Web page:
The New Testament teaches honesty, truthfulness, generosity, courage, virtue, morality, charity, hospitality, self control, care for others, fairness, compassion, sobriety, tolerance, peace, conformity to secular laws, and much more and sums it all up with "Love does no wrong to a neighbor."

Believers in the New Testament should therefore by Cognitive Dissonance theory be outstandingly law-abiding. Indeed, millions of ministries by ordinary Christians for the good of others confirm that the Bible's positive influence is effective.

The second discovery is that being observed or merely believing one is being observed reduces bad behaviour.

Baraniuk (2013) writes: "If we are being watched, we are a lot less likely to transgress social norms, cheat, litter or steal."

The Journal of Experimental Child Psychology reports an investigation in which 67 children played a game the rules of which were so tough that success required cheating. Each child played either in the presence of an adult, or alone, or in the presence of "Princess Alice" an invisible person who, the researchers assured the child, would be watching. Prior to the game each child was asked whether he believed in Princess Alice. Of 11 believers only one child cheated. Of seven disbelievers five cheated.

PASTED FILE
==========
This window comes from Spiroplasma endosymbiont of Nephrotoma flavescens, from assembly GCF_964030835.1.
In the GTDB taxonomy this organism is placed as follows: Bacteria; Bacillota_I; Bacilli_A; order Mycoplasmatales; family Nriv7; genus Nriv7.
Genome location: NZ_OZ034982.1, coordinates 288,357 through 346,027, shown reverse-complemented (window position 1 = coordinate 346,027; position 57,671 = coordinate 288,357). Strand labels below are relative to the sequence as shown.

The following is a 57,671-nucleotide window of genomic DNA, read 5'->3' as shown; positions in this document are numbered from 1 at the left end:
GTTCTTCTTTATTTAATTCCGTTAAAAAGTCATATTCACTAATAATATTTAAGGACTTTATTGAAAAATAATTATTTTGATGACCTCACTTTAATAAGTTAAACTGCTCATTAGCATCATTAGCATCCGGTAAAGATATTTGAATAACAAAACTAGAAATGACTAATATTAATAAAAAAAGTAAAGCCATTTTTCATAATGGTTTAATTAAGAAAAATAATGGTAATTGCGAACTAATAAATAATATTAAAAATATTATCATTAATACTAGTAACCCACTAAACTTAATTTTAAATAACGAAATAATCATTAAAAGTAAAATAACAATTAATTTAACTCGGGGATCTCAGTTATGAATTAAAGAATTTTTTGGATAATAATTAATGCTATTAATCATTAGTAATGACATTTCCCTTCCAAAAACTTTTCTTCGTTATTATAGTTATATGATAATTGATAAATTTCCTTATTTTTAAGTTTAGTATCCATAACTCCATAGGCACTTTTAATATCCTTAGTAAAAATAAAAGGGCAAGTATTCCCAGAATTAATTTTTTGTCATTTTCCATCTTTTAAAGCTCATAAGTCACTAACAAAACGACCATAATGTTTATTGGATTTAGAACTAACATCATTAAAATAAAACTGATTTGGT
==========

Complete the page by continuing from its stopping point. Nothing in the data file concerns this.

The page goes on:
The Bible teaches that everyone is under ultimate surveillance: "And before him no creature is hidden, but all are naked and laid bare to the eyes of the one to whom we must render an account." (Hebrews 4:13)

Bible believers, therefore, feel restraints against doing evil and encouragements to do good that unbelievers lack.


Since psychological discovery suggests that Straughen's argument for disproportional crime by Christians is mistaken, where did he go wrong?

One error is that he argues mainly in terms of "religion", "religious belief" and "religiosity". This allows him to combine Bible believers with all sorts of riff-raff. To illustrate, consider ancient times when idol worship was the norm. If an ancient researcher did research in terms of "religiosity" instead of distinguishing "idol worshippers" and "almighty-God worshippers", he would have wrongly lumped Christians with idol worshippers. Straughen likewise failed to define his categories or groups with sufficient detail.

His second error is that correlation is not causation.